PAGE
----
A queue is a an ordered collection of items following the First-In-First-Out (FIFO) principle. We add items from one end of the queue, and we retrieve items from the other end.

Queue applications have all sorts of uses, which can be easily inferred from real-world queues. It’s not hard to imagine a queue representation of a supermarket line or the queue to get into a concert hall.

Implementation

Internally the queue will be represented with a slice type, and I’ll expose the

  • New()
  • Enqueue()
  • Dequeue()
  • Front()
  • IsEmpty()
  • Size()

methods.

New() serves as the constructor, which initializes the internal slice when we start using it.

I’ll create an ItemQueue generic type, concurrency safe, that can generate queues containing any type by using genny, to create a type-specific queue implementation, encapsulating the actual value-specific data structure containing the data.

// Package queue creates a ItemQueue data structure for the Item type
package queue

import (
    "sync"

    "github.com/cheekybits/genny/generic"
)

// Item the type of the queue
type Item generic.Type

// ItemQueue the queue of Items
type ItemQueue struct {
    items []Item
    lock  sync.RWMutex
}

// New creates a new ItemQueue
func (s *ItemQueue) New() *ItemQueue {
    s.items = []Item{}
    return s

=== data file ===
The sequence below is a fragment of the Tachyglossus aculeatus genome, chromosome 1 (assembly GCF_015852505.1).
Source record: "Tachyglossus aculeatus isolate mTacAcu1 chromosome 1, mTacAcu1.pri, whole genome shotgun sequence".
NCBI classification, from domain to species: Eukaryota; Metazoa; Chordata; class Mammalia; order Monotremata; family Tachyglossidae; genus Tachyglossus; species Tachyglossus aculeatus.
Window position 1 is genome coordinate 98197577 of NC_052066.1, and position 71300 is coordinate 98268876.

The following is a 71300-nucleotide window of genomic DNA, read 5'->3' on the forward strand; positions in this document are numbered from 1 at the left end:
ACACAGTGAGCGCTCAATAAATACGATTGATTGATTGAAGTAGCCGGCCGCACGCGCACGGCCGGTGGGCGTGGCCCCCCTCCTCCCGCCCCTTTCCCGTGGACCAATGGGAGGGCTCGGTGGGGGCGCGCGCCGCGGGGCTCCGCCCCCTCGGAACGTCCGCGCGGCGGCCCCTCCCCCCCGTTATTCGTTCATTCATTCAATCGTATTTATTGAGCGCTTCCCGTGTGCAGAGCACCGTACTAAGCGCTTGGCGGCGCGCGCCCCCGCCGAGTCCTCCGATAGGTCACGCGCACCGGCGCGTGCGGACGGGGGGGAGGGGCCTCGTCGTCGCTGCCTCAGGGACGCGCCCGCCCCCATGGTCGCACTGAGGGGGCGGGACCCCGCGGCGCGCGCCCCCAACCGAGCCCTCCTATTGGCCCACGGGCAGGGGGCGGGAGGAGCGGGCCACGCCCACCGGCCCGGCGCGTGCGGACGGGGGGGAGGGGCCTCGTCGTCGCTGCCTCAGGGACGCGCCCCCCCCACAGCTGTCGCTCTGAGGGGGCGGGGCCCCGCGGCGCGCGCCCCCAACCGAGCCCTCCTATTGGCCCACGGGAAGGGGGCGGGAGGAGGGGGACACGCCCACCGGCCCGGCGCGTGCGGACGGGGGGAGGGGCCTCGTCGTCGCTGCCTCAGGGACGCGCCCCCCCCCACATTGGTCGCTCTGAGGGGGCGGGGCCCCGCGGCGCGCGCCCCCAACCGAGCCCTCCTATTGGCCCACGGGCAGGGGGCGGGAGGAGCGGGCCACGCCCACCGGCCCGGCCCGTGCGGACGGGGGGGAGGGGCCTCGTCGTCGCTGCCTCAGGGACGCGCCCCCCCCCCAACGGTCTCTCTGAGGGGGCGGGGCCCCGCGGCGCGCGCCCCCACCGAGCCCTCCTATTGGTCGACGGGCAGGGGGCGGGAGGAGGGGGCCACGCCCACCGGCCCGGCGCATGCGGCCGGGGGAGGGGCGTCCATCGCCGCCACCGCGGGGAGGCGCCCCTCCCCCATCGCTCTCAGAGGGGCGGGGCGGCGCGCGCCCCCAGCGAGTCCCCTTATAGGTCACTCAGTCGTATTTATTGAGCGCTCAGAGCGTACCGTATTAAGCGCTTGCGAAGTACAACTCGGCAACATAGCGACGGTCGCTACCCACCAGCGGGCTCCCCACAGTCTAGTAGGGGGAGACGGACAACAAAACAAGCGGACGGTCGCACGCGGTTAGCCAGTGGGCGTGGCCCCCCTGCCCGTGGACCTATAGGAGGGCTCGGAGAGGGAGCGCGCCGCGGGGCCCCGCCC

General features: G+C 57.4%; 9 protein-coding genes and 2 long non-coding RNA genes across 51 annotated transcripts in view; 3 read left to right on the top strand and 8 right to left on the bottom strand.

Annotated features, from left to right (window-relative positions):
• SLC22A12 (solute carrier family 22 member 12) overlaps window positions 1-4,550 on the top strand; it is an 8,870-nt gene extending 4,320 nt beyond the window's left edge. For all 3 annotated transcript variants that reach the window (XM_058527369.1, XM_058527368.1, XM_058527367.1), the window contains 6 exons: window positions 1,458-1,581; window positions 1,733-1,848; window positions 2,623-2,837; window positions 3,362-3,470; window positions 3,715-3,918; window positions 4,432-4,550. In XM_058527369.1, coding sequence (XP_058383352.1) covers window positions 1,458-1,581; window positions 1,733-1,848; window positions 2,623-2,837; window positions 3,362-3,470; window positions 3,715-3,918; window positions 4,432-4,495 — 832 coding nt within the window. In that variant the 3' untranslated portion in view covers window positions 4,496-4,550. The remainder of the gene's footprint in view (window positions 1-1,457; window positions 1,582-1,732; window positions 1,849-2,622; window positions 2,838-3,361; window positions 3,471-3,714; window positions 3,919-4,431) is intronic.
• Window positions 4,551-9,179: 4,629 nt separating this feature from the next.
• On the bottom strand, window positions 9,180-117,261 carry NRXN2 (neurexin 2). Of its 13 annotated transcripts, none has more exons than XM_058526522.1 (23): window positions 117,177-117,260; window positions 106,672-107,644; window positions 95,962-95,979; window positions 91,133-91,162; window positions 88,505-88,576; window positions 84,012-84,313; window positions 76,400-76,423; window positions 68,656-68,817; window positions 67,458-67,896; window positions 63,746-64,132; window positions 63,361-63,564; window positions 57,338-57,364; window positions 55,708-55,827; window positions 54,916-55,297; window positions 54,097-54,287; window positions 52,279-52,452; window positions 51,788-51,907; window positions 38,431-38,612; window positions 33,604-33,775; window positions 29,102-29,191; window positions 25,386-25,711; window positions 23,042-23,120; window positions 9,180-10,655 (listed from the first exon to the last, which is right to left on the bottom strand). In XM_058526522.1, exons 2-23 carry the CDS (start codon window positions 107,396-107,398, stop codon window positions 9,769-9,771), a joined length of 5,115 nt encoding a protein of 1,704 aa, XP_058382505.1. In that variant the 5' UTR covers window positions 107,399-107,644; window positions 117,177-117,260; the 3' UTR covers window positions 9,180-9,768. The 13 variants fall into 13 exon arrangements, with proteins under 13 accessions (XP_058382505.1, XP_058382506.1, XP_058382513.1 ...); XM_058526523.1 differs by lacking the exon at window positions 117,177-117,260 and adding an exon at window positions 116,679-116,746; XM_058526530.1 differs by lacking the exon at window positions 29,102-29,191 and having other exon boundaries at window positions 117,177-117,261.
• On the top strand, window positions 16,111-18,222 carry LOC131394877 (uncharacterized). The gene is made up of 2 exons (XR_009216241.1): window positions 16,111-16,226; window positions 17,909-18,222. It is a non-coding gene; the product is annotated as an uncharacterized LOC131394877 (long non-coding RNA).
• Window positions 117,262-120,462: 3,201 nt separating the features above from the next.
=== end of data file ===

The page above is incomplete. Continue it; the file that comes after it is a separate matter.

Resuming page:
}

// Enqueue adds an Item to the end of the queue
func (s *ItemQueue) Enqueue(t Item) {
    s.lock.Lock()
    s.items = append(s.items, t)
    s.lock.Unlock()
}

// Dequeue removes an Item from the start of the queue
func (s *ItemQueue) Dequeue() *Item {
    s.lock.Lock()
    item := s.items[0]
    s.items = s.items[1:len(s.items)]
    s.lock.Unlock()
    return &item
}

// Front returns the item next in the queue, without removing it
func (s *ItemQueue) Front() *Item {
    s.lock.RLock()
    item := s.items[0]
    s.lock.RUnlock()
    return &item
}

// IsEmpty returns true if the queue is empty
func (s *ItemQueue) IsEmpty() bool {
    return len(s.items) == 0
}

// Size returns the number of Items in the queue
func (s *ItemQueue) Size() int {
    return len(s.items)
}

Tests

The tests describe the usage of the above implementation.

package queue

import (
    "testing"
)

var s ItemQueue

func initQueue() *ItemQueue {
    if s.items == nil {
        s = ItemQueue{}
        s.New()
    }
    return &s
}

func TestEnqueue(t *testing.T) {
    s := initQueue()
    s.Enqueue(1)
    s.Enqueue(2)
    s.Enqueue(3)

    if size := s.Size(); size != 3 {
        t.Errorf("wrong count, expected 3 and got %d", size)
    }
}

func TestDequeue(t *testing.T) {
    s.Dequeue()
    if size := len(s.items); size != 2 {
        t.Errorf("wrong count, expected 2 and got %d", size)
    }

    s.Dequeue()
    s.Dequeue()
    if size := len(s.items); size != 0 {
        t.Errorf("wrong count, expected 0 and got %d", size)
    }

    if !s.IsEmpty() {
        t.Errorf("IsEmpty should return true")
    }
}

Creating a concrete queue data structure

You can use this generic implemenation to generate type-specific queues, using

//generate a `IntQueue` queue of `int` values
genny -in queue.go -out queue-int.go gen "Item=int"

//generate a `StringQueue` queue of `string` values
genny -in queue.go -out queue-string.go gen "Item=string"